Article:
Romania is undoubtedly one of the most affordable destinations in Europe. As long as you don’t go to fancy restaurants and stay in expensive hotels, you can easily live for €1.5k here.

Here is a breakdown of one month of digital nomad expenses in Romania. 

  • Airbnbs, Hotels, and Hostels: €700;
  • Food and Drinks: €400;
  • Transport: €50;
  • Tourist Activities: €100;
  • Miscellaneous like Sim Card, Barbershops, Bucharest Coworking, and Gym: €150.

Total Romania digital nomad budget: €1,400 (~1,528 USD)

You could get that budget down by going through a local rental agency, staying in hostels most of the time, and not eating out too frequently. 

Accommodation for Digital Nomads in Romania 

Overall, Airbnb is the best choice for remote workers in Romania. If you stay longer, local rental agencies are also an option, but the process is complicated

Aside from Airbnbs, hostels are the cheapest option in places like Bucharest, Brasov, and Cluj. 

You can find lots of affordable hostels and apartments on Booking.com, my site of choice. I stayed at the Jugendstube Hostel in Brasov, where you can get a dorm bed for as little as €15 per night. 

Finally, hotels and guest houses are generally more expensive, but off-season, you can find some bargains.  

The Romanian Carpathian Mountains in winter

Infrastructure and Connectivity

The standard of living in Romania has risen over the past 20 years, and the country’s infrastructure (especially the road network) is improving every year.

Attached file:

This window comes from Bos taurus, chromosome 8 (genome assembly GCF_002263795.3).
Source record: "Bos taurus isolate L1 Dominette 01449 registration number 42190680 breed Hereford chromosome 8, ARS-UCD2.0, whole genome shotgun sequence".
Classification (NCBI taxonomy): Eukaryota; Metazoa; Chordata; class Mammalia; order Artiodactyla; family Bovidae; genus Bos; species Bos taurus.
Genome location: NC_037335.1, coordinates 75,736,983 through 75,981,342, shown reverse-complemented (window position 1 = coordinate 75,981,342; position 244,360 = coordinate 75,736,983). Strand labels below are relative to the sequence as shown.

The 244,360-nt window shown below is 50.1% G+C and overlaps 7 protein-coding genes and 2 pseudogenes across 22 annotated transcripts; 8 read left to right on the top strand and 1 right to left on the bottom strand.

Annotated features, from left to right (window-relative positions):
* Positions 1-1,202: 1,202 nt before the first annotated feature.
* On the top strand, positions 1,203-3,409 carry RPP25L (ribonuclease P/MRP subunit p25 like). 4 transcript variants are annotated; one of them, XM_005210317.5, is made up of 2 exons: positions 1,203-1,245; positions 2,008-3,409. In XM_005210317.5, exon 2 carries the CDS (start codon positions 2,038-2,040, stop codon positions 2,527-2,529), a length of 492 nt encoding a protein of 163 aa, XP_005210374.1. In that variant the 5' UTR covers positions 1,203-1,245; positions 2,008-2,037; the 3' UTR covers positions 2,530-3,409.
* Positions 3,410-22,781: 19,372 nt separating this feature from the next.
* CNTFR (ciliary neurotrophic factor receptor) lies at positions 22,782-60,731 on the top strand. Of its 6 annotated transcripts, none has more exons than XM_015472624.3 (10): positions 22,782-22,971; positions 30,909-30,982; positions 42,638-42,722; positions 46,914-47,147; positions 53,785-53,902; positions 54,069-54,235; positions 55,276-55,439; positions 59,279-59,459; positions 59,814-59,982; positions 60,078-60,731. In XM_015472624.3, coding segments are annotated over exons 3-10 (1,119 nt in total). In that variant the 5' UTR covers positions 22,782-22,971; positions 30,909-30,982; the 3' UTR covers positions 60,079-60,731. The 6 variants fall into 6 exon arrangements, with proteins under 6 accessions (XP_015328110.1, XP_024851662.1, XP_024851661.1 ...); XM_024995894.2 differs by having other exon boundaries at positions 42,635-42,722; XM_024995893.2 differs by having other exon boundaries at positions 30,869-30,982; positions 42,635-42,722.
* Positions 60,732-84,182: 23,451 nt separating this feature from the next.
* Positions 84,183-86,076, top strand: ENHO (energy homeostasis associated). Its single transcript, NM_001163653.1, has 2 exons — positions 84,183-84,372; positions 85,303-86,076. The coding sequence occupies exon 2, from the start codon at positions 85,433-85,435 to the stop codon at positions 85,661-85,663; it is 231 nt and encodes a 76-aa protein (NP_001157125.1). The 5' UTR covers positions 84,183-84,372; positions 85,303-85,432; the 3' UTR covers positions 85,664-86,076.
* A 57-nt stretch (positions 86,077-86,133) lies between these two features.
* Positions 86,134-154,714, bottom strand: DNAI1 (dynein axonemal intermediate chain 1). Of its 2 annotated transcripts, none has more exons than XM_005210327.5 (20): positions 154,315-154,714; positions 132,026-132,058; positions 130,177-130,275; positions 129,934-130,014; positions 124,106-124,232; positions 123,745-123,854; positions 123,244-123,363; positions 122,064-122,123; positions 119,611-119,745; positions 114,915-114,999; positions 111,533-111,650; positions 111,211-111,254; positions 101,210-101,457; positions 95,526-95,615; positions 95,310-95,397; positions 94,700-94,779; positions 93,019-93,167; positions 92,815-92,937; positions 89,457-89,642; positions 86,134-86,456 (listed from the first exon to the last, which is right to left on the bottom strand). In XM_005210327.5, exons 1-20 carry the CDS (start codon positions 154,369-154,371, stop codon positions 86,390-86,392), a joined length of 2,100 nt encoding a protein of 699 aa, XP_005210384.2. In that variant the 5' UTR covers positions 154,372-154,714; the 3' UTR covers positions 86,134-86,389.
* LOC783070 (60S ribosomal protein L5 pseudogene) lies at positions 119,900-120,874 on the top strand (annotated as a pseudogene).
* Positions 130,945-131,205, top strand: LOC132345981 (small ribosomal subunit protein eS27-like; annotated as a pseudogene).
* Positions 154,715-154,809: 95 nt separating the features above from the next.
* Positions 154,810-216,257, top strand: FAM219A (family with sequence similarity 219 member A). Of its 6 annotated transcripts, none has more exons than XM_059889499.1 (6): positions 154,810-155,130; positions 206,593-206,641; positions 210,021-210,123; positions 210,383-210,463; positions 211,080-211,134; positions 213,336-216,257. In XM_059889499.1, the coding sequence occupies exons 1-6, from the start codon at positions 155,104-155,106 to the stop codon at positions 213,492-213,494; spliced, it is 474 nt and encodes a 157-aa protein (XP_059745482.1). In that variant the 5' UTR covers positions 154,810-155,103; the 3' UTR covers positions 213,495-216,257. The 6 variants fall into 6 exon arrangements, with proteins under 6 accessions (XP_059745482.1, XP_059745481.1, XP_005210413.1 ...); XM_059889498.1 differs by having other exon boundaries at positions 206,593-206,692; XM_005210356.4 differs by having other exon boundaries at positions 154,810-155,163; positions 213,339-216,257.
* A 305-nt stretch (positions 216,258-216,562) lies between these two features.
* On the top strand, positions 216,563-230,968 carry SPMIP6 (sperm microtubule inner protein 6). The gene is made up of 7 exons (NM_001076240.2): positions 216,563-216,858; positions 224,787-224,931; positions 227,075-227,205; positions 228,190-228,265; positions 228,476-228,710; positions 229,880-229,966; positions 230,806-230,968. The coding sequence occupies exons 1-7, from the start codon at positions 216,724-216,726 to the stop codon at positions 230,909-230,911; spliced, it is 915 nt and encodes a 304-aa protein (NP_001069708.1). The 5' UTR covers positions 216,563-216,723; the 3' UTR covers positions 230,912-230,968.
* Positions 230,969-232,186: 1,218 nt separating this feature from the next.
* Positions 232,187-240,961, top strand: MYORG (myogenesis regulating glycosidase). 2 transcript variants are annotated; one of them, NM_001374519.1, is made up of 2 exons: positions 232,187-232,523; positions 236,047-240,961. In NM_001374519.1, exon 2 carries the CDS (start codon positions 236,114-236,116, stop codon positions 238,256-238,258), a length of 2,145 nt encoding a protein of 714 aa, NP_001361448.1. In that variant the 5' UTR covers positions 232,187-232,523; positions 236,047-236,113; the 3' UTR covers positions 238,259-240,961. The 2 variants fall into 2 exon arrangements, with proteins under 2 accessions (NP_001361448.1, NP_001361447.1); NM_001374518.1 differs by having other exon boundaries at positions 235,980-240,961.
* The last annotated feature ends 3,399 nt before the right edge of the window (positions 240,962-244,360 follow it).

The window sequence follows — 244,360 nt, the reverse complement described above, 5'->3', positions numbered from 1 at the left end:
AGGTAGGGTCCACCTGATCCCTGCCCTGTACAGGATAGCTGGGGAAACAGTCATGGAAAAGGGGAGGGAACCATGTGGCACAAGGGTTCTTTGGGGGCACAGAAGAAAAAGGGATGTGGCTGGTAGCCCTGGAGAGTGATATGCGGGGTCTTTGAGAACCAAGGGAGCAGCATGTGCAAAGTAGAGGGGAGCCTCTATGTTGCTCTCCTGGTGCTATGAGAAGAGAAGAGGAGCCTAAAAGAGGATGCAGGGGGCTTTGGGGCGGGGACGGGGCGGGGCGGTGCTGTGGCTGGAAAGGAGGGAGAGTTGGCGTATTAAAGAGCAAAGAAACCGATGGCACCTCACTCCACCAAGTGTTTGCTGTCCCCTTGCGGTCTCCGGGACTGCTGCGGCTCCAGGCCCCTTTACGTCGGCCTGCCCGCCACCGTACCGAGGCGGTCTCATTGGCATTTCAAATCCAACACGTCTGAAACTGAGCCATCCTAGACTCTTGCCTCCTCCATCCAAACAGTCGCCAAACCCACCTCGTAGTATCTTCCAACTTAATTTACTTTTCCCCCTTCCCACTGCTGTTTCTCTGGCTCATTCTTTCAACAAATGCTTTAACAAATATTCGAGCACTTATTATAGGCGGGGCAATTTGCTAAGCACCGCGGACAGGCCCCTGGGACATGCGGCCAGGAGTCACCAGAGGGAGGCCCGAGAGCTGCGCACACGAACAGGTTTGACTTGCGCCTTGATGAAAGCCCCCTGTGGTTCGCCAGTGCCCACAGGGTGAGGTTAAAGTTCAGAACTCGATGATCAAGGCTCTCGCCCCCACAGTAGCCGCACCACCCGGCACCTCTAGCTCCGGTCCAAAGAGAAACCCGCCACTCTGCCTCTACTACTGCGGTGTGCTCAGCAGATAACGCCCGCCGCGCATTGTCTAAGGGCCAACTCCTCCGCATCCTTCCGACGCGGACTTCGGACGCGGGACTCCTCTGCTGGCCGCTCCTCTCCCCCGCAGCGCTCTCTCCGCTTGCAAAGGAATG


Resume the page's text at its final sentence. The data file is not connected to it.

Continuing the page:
Wifi Speed

Romania’s wifi speed is world-class, with a median internet speed of over 170 Mbps. As such, you don’t have to worry about connectivity here. 

Sim Cards

Sim Cards are available throughout Romania. Two of the most popular options are DIGI and Orange. Both cost between 4 and 6 USD, and then you can top up depending on how much data you need.

Getting Around Romania

If you want to travel across Romania, you can take trains or buses. Romanian trains are slow and generally outdated, bar some private lines that are more modern. 

Overall, taking a train in Romania is more of an experience than a fast way of getting from A to B. In this context, buses and carsharing on platforms such as BlahBlahCar are more convenient options.

Check out my vlog of a communist train in Transylvania.

Romania Digital Nomad Guide: Remote Working Locations 

Here are some of the best coffee shops and coworking spaces in Romania. 

  • Commons Unirii Bucharest Coworking: undoubtedly one of the best coworking spaces in Bucharest with competitive prices, a lovely terrace, and even a yoga studio;